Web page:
“7) But they also have erred through wine, and through strong drink are out of the way; the priest and the prophet have erred through strong drink, they are swallowed up of wine, they are out of the way through strong drink; they err in vision, they stumble in judgment.  8) For all tables are full of vomit and filthiness, so that there is no place clean.” (KJV Isaiah 28:7-8)


          So, as a result of their degeneracy God would bring judgment, because instead of proclaiming the Gospel to the Gentiles around them they were getting drunk and slurring their speech.  Their slurred speech sounded more like a Gentile language instead of their own Hebrew language.  


          Therefore, since the Northern kingdom would not learn in their own Hebrew language, God would speak to them in a language they did not understand.  It came in the form of judgment by the invasion of the Assyrians in 721 B.C.       


          The foreign language of the Assyrians was heard by the Northern Kingdom before the Assyrians eventually conquered them.  Yet, they did not respond to this warning sign of coming judgment.  So, God destroyed the Northern Kingdom in the fifth cycle of discipline because of their disobedience.[1]  The Southern Kingdom would eventually suffer the same fate at the hands of the Chaldeans.  Each time a foreign language was the “sign” of their impending judgment. 


          Israel should have known that the sound of a foreign language was an indication of their coming judgment and destruction because even Moses had written about the “sign” of cursing that would result from disobedience (Deut. 28:49).


“The Lord shall bring a nation against thee from far, from the end of the earth, as swift as the eagle flieth; a nation whose tongue (or language) thou shalt not understand.” (KJV Deut. 28:49)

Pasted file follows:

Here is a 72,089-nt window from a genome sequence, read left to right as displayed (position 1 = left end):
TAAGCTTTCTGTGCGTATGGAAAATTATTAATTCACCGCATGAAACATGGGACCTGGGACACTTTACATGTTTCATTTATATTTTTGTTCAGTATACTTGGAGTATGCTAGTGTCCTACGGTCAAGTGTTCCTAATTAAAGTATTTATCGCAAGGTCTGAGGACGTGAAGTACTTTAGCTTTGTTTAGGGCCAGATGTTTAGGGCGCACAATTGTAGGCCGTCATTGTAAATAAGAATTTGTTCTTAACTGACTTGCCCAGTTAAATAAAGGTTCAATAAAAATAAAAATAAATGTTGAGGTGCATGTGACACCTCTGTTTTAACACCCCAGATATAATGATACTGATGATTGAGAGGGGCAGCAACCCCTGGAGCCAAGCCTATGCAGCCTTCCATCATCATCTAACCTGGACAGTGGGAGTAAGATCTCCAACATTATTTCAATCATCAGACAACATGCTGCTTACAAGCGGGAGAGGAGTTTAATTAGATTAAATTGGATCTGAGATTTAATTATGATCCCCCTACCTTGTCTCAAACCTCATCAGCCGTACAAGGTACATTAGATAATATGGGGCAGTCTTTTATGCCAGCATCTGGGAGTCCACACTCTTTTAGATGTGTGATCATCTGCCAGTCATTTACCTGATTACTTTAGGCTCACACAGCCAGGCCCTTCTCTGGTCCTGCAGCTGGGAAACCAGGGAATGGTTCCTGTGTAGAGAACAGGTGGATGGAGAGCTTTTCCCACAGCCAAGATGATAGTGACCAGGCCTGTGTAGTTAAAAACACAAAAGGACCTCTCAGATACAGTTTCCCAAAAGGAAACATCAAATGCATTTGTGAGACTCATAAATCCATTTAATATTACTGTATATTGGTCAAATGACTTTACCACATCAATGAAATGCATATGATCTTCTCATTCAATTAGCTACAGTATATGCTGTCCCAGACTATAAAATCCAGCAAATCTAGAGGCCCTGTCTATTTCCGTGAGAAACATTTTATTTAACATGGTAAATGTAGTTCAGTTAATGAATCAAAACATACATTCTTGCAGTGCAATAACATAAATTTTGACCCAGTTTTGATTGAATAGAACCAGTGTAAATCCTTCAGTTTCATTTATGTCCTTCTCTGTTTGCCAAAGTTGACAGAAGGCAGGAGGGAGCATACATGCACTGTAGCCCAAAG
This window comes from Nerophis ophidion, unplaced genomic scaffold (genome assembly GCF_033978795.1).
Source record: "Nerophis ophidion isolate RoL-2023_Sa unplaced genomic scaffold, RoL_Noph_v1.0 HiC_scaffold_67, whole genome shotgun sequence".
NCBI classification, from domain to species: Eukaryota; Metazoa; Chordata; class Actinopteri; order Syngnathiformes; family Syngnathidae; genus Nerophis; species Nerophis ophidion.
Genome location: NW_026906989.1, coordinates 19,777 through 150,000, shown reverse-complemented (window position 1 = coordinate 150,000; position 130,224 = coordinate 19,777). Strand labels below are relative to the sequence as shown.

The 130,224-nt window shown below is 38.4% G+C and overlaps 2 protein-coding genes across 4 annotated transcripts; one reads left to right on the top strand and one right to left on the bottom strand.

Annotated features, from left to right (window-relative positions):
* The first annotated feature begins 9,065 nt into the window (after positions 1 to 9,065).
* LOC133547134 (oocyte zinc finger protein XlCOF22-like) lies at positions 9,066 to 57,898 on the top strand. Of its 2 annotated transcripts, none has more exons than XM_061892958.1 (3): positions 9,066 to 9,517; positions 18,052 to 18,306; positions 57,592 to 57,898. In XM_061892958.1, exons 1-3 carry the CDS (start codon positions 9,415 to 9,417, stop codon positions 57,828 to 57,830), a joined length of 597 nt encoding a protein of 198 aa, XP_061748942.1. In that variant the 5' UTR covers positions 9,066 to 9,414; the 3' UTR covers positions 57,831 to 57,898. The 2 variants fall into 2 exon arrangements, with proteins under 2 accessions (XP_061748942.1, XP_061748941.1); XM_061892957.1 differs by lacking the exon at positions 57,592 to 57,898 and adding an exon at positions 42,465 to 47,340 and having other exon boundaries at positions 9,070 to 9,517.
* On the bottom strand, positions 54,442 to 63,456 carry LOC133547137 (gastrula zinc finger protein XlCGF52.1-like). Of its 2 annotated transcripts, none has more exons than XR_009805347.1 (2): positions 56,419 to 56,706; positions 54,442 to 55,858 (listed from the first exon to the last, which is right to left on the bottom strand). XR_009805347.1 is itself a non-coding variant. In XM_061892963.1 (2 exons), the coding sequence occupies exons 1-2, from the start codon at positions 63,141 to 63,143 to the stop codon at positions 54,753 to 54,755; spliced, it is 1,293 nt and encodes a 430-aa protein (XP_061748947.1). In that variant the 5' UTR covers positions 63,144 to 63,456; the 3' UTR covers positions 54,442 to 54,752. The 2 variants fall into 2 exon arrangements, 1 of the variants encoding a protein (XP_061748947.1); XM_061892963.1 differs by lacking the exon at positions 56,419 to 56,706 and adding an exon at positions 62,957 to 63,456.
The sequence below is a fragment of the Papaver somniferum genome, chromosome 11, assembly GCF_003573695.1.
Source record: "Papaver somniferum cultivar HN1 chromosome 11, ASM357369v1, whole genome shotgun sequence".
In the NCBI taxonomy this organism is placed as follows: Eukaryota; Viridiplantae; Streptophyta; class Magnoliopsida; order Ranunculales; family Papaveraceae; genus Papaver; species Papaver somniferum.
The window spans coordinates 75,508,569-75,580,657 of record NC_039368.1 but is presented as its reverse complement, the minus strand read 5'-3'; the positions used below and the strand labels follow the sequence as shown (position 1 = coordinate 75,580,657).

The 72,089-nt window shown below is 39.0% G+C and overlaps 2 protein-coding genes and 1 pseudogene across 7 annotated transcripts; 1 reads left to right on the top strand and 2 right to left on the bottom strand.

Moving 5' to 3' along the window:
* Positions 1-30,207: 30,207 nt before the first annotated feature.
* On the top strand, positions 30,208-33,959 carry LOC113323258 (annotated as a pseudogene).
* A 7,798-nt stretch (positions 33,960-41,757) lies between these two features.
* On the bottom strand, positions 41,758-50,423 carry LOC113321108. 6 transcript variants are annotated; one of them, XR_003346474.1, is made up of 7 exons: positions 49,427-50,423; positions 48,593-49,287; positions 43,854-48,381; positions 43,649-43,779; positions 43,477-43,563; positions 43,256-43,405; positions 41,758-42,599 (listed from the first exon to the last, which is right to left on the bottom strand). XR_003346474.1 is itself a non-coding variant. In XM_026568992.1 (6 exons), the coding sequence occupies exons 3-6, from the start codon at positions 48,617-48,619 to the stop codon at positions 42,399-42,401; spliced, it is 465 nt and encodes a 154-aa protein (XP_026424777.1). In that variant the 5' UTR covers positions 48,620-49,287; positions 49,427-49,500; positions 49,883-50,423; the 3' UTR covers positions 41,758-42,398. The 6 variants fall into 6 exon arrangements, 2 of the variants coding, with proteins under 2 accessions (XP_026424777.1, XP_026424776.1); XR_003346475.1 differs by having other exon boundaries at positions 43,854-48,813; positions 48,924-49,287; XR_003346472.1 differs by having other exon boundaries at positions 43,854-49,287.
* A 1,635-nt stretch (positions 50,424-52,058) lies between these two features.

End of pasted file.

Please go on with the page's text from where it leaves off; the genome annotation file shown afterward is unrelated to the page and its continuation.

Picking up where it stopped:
Both the Assyrians and Chaldeans spoke a language that was unknown to the Hebrew population at large as they conquered the Northern and Southern Kingdoms and left the land “desolate” and the cities laid “waste,” as per the fifth cycle of discipline (Lev. 26:33).


“And I will scatter you among the heathen, and will draw out a sword after you: and your land shall be desolate,       and your cities waste.”(KJV Lev. 26:33)


          The land being “desolate” and the cities laid “waste” was what would mark the end of Isaiah’s ministry (Isa. 6:11).


“Then said I, Lord, how long? And He answered, until the cities be wasted without inhabitant, and the houses without man, and the land be utterly desolate.” (KJV Isa. 6:11)


          Although this judgment came at the hands of the Assyrians and then the Chaldeans, there would be another time that the Jewish nation would suffer this fate.  It would be during Paul’s generation and this is the reason he quotes Isaiah in 1 Corinthians 14:21.